V.A.4 Qualitative Assessment
Much of the information used by organizations to measure and track performance consists of quantitative data. Figures such as sales of a particular product, on-time delivery of suppliers, average length of stay in a hospital, or percentage of college entrants who graduated are easily measured or counted.
Qualitative information is also important for organizational decision-making. Examples could be customer requirements for a new product, employee opinion about eh value of a new benefits package, or consistency of leadership practices with stated organizational principles. Qualitative data are expressed using words (opinions, beliefs, feelings, attitudes) - things that are not really measurable per se.
Qualitative data add complexity to the assessment process due to the subjectivity of what is being studied. What information can be gathered that will reflect the parameter(s) of interest? This is usually addressed by creating a series of questions to be answered or by gathering information that is already available and grouping the finding into categories believed to be related to a question of interest.
Qualitative assessments are frequently conducted using one of the following techniques:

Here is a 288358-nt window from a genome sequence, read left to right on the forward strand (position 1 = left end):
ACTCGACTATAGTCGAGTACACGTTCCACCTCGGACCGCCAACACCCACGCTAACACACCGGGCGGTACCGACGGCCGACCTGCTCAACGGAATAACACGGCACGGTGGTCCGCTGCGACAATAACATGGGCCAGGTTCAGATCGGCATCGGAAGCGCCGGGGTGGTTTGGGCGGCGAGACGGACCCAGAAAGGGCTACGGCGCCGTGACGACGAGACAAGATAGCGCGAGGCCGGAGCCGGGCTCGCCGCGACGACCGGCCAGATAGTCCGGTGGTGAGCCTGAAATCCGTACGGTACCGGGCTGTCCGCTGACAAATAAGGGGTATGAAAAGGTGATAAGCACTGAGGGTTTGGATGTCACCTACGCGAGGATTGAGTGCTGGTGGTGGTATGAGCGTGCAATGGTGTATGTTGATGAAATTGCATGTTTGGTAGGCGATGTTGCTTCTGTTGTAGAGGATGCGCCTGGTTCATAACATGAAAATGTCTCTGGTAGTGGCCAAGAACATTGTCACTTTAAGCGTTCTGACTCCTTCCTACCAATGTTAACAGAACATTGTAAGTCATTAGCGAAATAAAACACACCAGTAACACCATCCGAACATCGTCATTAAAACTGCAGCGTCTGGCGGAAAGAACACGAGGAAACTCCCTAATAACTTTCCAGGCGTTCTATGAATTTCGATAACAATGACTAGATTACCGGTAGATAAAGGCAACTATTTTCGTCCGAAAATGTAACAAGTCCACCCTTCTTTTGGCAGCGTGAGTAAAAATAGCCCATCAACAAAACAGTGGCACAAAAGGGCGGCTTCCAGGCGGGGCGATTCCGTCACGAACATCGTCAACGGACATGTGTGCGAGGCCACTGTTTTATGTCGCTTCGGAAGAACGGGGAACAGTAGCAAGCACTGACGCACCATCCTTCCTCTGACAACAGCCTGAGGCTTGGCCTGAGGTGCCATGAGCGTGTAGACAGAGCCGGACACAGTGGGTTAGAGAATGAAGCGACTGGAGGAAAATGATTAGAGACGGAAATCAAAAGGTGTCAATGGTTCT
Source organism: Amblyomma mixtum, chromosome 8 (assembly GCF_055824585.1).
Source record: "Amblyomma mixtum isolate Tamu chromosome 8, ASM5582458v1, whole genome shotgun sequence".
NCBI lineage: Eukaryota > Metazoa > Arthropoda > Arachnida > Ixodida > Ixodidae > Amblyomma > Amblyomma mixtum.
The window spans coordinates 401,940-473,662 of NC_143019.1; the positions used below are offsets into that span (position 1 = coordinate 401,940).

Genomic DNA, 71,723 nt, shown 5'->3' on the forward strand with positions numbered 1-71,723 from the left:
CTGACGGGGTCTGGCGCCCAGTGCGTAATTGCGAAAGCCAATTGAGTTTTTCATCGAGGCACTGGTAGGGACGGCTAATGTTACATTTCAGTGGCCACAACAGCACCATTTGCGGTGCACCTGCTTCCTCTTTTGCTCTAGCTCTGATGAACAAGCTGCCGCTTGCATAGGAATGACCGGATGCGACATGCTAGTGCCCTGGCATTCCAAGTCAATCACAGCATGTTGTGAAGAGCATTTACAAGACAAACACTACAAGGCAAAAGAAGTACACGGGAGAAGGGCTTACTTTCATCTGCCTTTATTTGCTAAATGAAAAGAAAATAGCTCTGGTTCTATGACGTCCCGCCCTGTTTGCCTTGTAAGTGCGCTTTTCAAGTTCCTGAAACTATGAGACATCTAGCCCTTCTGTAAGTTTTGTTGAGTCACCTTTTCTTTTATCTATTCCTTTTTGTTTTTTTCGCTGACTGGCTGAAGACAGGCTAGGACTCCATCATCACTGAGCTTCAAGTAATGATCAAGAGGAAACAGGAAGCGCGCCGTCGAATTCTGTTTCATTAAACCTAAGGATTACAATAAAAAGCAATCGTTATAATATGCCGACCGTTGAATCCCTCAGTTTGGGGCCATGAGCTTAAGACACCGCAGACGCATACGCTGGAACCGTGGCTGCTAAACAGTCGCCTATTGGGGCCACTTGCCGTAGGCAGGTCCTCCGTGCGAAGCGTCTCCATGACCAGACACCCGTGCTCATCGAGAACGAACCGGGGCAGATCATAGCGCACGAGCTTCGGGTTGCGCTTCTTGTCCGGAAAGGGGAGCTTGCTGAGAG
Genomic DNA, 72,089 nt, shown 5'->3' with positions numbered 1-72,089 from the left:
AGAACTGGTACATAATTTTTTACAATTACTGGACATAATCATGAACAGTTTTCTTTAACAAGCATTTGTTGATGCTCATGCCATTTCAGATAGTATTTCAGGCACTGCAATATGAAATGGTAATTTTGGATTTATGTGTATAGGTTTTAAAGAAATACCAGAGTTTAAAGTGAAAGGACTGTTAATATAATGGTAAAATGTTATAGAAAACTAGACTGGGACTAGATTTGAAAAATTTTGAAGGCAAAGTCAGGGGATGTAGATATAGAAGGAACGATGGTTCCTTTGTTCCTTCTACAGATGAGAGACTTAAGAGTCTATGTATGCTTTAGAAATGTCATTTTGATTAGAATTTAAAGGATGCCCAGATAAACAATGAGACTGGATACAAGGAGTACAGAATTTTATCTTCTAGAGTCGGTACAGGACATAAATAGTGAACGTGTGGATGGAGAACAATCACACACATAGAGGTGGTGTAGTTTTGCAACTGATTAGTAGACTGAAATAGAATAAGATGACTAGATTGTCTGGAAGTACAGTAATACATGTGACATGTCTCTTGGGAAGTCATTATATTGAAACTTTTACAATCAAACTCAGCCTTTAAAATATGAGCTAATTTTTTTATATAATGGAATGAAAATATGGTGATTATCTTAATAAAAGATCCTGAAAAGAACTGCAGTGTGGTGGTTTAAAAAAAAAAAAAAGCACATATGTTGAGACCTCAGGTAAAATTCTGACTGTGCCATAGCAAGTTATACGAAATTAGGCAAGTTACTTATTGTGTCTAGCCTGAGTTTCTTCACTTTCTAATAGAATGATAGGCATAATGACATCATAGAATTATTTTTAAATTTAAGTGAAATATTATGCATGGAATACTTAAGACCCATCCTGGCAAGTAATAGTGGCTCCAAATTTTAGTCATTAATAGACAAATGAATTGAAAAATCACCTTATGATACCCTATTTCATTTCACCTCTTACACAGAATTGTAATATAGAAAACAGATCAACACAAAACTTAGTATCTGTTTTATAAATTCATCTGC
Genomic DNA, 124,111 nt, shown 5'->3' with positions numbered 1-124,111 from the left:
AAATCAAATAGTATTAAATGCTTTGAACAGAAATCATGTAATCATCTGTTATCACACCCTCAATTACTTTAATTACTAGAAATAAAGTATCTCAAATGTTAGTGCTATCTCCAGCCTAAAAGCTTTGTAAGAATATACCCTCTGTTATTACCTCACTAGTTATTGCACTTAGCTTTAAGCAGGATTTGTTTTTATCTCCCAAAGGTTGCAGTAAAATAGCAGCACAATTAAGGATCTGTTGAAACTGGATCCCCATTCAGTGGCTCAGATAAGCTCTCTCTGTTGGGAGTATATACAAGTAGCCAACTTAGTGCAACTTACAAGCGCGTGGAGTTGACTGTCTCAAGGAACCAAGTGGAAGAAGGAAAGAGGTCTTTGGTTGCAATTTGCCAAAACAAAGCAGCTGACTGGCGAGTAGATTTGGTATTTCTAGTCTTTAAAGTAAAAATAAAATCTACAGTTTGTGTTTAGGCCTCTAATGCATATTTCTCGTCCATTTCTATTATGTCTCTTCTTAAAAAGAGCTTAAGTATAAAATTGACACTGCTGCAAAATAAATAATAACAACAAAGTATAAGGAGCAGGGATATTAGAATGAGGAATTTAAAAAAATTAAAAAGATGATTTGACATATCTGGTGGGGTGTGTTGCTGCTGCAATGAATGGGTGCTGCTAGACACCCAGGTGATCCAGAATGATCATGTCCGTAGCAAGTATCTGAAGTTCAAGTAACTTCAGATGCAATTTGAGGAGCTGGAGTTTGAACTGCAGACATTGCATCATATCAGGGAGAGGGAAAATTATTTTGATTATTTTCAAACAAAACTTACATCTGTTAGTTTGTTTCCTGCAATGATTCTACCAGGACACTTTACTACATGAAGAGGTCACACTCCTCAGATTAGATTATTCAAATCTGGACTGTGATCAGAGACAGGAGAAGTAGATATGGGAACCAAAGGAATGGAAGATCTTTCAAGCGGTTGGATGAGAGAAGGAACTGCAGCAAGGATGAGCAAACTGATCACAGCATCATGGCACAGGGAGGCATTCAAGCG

- One-on-one interviews (in-person or by phone) or group interviews (focus groups).
- Observation of actual behaviors (for example, mystery shoppers who study how they are treated during transactions).
- Content analysis conducted by reviewing memos or other normal business processes to determine what events occur (or do not occur).
- Surveys or questionnaires with mostly open-ended questions that are mailed (or emailed) to target groups or are available as part of a business interaction (for example, a comment card at a restaurant table)
Qualitative surveys are mostly open-ended question and usually in-person phone interviews or focus groups to gather the data. This allows in-depth exploration for each question as an interviewer is able to ask respondents to elaborate on and to clarify their comments. While qualitative investigations help identify key constructs (i.e., customer requirements), quantitative surveys allow us to objectively measure how well we are delivering for those things that are important to customers.
Qualitative data, when transformed through analysis into information, are used to examine the depth of motivations, values, attitudes, perceptions, and emotions.
Survey Analysis and Use
Surveys typically require a significant investment of time and resources but if effectively analyzed and used, can drive and monitor continual improvement efforts. Following are suggest actions:
1. Analyze the raw data.
2. Compare the data to other information.
3. Communicate the information to decision-makers.
4. Use the information and verify results.
Excerpted from "The ASQ Certified Manager of Quality/Organizational Excellence Handbook", edited by Sandra L. Furterer and Douglas C. Wood. Fifth Edition, 2021.